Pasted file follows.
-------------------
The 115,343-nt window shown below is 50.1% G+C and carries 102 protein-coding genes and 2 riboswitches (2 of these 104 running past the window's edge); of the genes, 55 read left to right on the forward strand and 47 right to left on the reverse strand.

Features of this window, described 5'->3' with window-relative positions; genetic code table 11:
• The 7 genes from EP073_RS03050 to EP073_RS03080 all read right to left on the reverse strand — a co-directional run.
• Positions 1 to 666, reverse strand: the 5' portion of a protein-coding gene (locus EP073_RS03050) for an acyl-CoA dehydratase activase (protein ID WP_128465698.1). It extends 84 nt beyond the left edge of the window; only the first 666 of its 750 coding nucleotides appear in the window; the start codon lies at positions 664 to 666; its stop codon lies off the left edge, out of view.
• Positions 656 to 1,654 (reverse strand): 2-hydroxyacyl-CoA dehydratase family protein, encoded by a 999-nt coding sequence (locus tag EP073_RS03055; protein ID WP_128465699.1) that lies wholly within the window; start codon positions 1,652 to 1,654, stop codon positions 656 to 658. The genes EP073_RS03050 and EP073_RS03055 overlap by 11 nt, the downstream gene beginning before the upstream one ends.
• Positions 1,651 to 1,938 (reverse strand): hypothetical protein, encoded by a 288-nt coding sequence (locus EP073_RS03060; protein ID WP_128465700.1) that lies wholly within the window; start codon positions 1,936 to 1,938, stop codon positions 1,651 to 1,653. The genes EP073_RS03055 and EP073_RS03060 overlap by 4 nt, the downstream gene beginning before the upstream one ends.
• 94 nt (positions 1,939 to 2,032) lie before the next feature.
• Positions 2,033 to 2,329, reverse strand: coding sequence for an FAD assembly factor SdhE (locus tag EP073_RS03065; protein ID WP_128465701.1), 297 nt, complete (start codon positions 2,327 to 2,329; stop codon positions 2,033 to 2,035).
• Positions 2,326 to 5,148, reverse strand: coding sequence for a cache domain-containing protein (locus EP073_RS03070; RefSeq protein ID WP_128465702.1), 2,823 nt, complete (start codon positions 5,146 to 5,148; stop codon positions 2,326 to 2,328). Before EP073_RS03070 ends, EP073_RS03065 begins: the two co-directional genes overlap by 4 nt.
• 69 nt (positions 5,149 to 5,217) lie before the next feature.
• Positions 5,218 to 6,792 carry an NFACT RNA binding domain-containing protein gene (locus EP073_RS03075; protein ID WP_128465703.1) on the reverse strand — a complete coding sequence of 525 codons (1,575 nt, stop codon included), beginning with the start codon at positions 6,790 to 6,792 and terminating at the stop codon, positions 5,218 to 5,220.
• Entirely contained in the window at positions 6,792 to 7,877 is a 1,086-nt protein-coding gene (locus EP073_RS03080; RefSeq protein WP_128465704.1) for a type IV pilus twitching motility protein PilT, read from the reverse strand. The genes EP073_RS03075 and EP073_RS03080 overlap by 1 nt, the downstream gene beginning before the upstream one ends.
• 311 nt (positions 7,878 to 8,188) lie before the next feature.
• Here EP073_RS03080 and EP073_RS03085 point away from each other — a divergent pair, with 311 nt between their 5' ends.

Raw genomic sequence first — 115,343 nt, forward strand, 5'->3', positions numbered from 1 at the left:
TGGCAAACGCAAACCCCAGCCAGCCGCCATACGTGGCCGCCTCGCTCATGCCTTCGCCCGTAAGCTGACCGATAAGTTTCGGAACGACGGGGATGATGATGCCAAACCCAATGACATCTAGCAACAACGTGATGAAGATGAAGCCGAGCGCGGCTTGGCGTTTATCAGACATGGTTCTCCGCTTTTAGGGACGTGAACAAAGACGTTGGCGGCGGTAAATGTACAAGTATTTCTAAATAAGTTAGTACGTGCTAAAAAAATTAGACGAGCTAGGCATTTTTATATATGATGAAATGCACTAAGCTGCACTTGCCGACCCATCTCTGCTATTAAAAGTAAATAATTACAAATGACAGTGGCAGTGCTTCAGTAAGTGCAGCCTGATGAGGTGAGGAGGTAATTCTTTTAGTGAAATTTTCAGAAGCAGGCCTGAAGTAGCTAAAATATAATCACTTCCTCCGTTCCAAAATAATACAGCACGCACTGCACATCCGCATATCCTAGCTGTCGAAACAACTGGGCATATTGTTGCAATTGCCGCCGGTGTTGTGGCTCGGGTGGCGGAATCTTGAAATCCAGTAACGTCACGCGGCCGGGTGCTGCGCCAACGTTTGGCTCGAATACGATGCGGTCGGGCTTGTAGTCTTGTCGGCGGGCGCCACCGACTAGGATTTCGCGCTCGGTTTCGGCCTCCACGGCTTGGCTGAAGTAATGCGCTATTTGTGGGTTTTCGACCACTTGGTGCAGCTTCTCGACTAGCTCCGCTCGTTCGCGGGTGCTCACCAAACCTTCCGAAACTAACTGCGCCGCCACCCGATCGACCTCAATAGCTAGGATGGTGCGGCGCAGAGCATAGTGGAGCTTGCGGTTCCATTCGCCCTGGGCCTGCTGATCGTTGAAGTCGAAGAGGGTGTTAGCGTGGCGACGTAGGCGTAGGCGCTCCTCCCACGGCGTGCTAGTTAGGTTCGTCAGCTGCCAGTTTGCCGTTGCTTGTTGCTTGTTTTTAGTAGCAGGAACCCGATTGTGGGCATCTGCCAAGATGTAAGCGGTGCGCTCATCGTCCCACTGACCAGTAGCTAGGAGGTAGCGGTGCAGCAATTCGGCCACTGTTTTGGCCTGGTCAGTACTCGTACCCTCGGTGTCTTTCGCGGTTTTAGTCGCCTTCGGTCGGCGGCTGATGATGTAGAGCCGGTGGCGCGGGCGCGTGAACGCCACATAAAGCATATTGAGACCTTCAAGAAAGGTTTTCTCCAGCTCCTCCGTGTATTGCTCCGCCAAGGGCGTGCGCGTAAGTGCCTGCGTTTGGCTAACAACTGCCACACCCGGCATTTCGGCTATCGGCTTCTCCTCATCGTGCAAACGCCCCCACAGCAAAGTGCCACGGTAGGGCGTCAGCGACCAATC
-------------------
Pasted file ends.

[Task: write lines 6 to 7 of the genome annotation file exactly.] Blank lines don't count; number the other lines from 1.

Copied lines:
• Positions 1,651 to 1,938 (reverse strand): hypothetical protein, encoded by a 288-nt coding sequence (locus EP073_RS03060; protein ID WP_128465700.1) that lies wholly within the window; start codon positions 1,936 to 1,938, stop codon positions 1,651 to 1,653. The genes EP073_RS03055 and EP073_RS03060 overlap by 4 nt, the downstream gene beginning before the upstream one ends.
• 94 nt (positions 1,939 to 2,032) lie before the next feature.